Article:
Cultural divisions in Northern Ireland – Myth or Reality.

“Cultural divisions in Northern Ireland – Myth or Reality” are notes for a Radio Interview I gave in Paris at 10.30 am on Friday 29th April 1983 .It also formed the basis of a talk given there to 23 Young people from the Farset Youth Project, under the leadership of Jackie Hewitt, Ann Brown and Fred Proctor

Culture is total range of activities and ideas of a group of people with shared traditions which are transmitted and reinforced by members of the group. 

I was born in Bangor and reared in Conlig a village between Bangor and Newtownards.  From the hills of Conlig you can see Galloway on a clear day.  I was descended from the Sloans of Kinelarty through my two grandmothers who were sisters.  One grandfather Robert Kerr from Lanarkshire in Scotland was a devotee of James Keir Hardie and fought for the flame of idealism, and working for socialism and the unemployed.  I travelled extensively in my youth through the Highlands of Scotland with my grandfather, to the Isle of Skye were I was taught the legend of Cuchulainn, to Stornoway on the Isle of Lewis and to Galloway where he taught me about the Covenanters, whom he loved.

I learned that Catholic and Protestant Gaelic speakers on the Scottish Highlands and Islands were in the majority Protestant.  The first book printed in Irish Gaelic was the Book of Common Order commonly called John Knox’s Liturgy, published in Edinburgh in 1567 for the use of Presbyterians.  Scottish Gaelic was not a literary language until the early 17th Century.  Old British was displaced in Ireland by Gaelic just as English Literature displaced Gaelic.  When Gaelic was planted on the British mainland its verbal system was on along the lines of the old British language.  Scottish Gaelic was to preserve archaic features now lost in Irish Gaelic.

The division of Ulster Gaelic from that of the rest of Ireland developed well before the arrival of English in the 17th century and there was an increasing influence of Scottish Gaelic on Ulster.  TF O’Rahilly in 1932 outlined the features which distinguished the two languages and regarded the position of word stress as the most important of these. The southern language of Gaelic stretches from south County Meath running through West Meath to Longford in Co Galway.  This is more than homogenous than the Ulster dialects. Modern Irish Gaelic was basically developed from Munster and Connaught dialects.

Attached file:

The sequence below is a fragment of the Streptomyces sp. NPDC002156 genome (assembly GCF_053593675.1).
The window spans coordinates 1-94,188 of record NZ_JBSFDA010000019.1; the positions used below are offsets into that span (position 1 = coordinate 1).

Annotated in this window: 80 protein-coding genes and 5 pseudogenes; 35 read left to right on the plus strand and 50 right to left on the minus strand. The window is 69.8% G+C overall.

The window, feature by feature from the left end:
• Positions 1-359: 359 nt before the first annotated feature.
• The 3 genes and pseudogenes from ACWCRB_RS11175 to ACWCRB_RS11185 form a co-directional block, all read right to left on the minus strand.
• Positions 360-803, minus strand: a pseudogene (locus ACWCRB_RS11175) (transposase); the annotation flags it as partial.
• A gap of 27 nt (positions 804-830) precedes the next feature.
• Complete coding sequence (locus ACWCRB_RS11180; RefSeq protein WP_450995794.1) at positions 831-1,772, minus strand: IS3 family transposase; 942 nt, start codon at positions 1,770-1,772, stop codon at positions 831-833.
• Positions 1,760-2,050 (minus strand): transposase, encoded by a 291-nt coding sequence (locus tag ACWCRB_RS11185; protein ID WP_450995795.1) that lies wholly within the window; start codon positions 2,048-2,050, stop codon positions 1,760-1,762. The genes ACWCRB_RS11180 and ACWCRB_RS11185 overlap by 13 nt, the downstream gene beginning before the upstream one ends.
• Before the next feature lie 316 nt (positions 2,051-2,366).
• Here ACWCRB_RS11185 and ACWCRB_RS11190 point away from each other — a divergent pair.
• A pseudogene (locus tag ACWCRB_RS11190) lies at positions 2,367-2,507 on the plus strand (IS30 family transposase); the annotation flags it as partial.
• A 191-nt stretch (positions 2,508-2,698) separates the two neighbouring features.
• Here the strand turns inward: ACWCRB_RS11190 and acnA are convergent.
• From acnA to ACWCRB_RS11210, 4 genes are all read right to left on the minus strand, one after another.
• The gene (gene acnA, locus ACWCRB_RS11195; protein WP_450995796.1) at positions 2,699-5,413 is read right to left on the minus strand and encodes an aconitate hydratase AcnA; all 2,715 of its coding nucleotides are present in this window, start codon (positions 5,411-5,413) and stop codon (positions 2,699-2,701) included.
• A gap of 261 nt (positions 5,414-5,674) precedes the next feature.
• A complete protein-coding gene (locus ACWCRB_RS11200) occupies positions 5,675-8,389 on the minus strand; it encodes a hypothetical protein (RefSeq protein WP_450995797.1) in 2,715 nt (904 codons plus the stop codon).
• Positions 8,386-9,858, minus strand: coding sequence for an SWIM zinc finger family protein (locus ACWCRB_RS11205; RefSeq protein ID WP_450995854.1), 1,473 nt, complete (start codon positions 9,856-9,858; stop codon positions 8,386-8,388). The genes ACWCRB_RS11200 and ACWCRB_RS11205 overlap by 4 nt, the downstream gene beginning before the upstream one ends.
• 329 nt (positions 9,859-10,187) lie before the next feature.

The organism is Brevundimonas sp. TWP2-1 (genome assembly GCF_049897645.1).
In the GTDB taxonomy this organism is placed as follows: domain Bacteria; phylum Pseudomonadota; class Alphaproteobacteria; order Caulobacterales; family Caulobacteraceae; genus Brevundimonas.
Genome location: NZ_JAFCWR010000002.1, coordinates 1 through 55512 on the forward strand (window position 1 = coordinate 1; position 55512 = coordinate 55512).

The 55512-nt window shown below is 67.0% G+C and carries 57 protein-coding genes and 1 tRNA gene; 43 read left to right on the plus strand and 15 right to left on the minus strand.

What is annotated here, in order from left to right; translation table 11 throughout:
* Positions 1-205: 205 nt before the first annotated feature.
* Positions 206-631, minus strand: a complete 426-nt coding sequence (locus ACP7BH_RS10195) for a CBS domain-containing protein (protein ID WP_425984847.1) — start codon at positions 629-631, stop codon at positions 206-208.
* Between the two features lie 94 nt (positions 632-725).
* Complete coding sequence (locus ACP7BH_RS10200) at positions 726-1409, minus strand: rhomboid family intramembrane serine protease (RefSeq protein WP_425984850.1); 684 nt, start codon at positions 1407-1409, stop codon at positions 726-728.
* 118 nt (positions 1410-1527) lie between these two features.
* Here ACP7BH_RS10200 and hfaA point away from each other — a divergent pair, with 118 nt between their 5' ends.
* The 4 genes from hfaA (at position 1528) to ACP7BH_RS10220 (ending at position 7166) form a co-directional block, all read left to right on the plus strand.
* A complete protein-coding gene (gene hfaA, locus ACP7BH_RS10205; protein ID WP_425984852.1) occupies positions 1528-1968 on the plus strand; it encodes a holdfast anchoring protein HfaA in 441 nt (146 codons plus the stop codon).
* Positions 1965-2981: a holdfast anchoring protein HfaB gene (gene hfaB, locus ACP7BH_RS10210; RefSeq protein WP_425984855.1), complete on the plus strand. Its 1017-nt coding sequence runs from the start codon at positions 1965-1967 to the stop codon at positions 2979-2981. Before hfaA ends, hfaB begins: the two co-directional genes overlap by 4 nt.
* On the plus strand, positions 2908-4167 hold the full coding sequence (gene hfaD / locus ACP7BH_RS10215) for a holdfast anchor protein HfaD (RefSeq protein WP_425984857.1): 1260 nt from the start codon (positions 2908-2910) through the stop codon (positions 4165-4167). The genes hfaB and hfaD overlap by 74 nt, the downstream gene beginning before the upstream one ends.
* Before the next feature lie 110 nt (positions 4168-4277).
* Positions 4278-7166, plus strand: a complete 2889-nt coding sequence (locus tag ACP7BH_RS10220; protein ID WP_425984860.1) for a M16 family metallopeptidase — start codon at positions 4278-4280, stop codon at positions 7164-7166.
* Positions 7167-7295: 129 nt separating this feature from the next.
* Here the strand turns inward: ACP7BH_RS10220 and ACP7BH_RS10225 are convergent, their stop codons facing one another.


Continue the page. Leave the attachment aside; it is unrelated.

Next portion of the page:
In 1770 Ulster Lallans was used by Rhyming Weaver poets until about 1870.  My ancestor Edward Sloan of Conlig was one of these.  Allan Ramsay was a member of the Easy Club along with the Jacobite leader Dr Archibald Pitcairn and had strong Jacobite sympathies following the 1715 rising.  During the occupation of Edinburgh in 1745 he was a highly respected figure but probably disapproved of Prince Charles Edward Stuart’s policy of invading England.  He supported the aims of the French moderate Cardinal Fleury who died shortly before the 1745 Rising was embarked on.

Ramsay lived to influence the Whig “Pacifiers” following defeat at Culloden Moor.  “The Gentle Shepherd” deals with the Restoration of the Stuarts following the Cromwellian interregnum. It contains Jenny an early advocate of Women’s Liberation.   He stands midway between the Scots renaissance poets Henryson, Gawain Douglas and Dunbar and the later Romantic group, of which Burns personifies the French Revolution, Scott is the product of imperial compromise and MacDiarmid adheres to the Russian Revolution.  At first Ramsay appears the least conspicuous but he is the still small voice between the two storms, right at the beginning of the Scottish Enlightenment.

In 555 AD Bangor Monastery was founded on Ulidian territory by Comgal and became the centre of literature both sacred and secular in the 6th and 7th Centuries.  The original Chronicles of Ireland and the poetry The Voyage of Bran were written there.  In the area the old traditions were preserved which were remoulded in to the Ulster Gaelic masterpiece “The Tain”.  The Bangor Antiphonary in Latin is an important relic of the Bangor monks.  The peregrinations of Columbanus and Gall are well known in the re-evangelisation of Europe.

In 637 Congal, Prince of the ancient British Cruthin attempted to regain the soverainty of the whole North  with help of mainland British allies but was defeated and killed at the Battle of Moira in 637 AD.  Samuel Ferguson the Unionist Post has said that this was the greatest battle ever fought within the bounds of Ireland.

In Conlig  I learned from my Grandmothers the story of Archibald Wilson, the Carpenter of Conlig, who was hanged for his part in the United Irish rebellion on 26th  June 1798.   On his grave slab is the poem:

Morn not dear friends, tho’ I’m no more,

Tho’ I was martyred your eyes before

I am not dead but do sleep here.

Yet once more I will appear. 


That is when time will be no more

When thel be judged who falsely swore

And them that judged will judged will be

Whether just or onjust then thel see.


Purpere, dear friends, for that grate day

When death dis sumances you away.

I will await you all with due care

In Heaven with joy to meet you there.

History is primarily a record of human relationship with a vast network of variation in the manner of its evolution.  Now is the time to widen its perspective beyond the religious and political divide.  People do not change their minds rather their horizons are widened.  We begin to comprehend that what we thought was the whole of reality is but a small part and that a representation.  Nobody can claim to own reality just as nobody can legitimately claim that theirs is the only view of history.

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